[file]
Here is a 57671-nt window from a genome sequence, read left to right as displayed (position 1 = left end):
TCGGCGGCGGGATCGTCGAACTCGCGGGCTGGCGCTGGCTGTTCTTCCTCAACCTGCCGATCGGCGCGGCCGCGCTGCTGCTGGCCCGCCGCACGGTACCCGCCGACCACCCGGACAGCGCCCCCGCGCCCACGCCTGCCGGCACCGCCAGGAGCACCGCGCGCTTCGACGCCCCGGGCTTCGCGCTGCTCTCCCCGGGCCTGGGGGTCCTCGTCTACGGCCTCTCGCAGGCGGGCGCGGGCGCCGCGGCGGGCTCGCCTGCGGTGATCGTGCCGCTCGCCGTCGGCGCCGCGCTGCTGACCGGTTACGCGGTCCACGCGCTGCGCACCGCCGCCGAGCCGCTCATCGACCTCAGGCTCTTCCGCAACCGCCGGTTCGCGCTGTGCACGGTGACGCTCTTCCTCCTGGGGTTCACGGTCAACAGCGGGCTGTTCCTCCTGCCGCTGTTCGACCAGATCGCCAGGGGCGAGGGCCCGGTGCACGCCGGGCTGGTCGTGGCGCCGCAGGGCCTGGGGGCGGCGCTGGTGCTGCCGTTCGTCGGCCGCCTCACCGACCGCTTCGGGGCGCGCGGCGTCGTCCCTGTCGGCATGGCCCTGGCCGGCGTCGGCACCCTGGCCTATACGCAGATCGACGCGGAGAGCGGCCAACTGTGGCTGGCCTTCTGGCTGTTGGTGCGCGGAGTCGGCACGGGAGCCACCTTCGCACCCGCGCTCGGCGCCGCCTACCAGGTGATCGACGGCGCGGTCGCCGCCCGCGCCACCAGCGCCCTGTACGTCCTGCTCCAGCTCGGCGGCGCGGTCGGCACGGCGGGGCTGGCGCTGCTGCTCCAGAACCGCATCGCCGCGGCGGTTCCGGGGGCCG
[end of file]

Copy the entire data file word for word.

Here is a 57671-nt window from a genome sequence, read left to right as displayed (position 1 = left end):
TCGGCGGCGGGATCGTCGAACTCGCGGGCTGGCGCTGGCTGTTCTTCCTCAACCTGCCGATCGGCGCGGCCGCGCTGCTGCTGGCCCGCCGCACGGTACCCGCCGACCACCCGGACAGCGCCCCCGCGCCCACGCCTGCCGGCACCGCCAGGAGCACCGCGCGCTTCGACGCCCCGGGCTTCGCGCTGCTCTCCCCGGGCCTGGGGGTCCTCGTCTACGGCCTCTCGCAGGCGGGCGCGGGCGCCGCGGCGGGCTCGCCTGCGGTGATCGTGCCGCTCGCCGTCGGCGCCGCGCTGCTGACCGGTTACGCGGTCCACGCGCTGCGCACCGCCGCCGAGCCGCTCATCGACCTCAGGCTCTTCCGCAACCGCCGGTTCGCGCTGTGCACGGTGACGCTCTTCCTCCTGGGGTTCACGGTCAACAGCGGGCTGTTCCTCCTGCCGCTGTTCGACCAGATCGCCAGGGGCGAGGGCCCGGTGCACGCCGGGCTGGTCGTGGCGCCGCAGGGCCTGGGGGCGGCGCTGGTGCTGCCGTTCGTCGGCCGCCTCACCGACCGCTTCGGGGCGCGCGGCGTCGTCCCTGTCGGCATGGCCCTGGCCGGCGTCGGCACCCTGGCCTATACGCAGATCGACGCGGAGAGCGGCCAACTGTGGCTGGCCTTCTGGCTGTTGGTGCGCGGAGTCGGCACGGGAGCCACCTTCGCACCCGCGCTCGGCGCCGCCTACCAGGTGATCGACGGCGCGGTCGCCGCCCGCGCCACCAGCGCCCTGTACGTCCTGCTCCAGCTCGGCGGCGCGGTCGGCACGGCGGGGCTGGCGCTGCTGCTCCAGAACCGCATCGCCGCGGCGGTTCCGGGGGCCG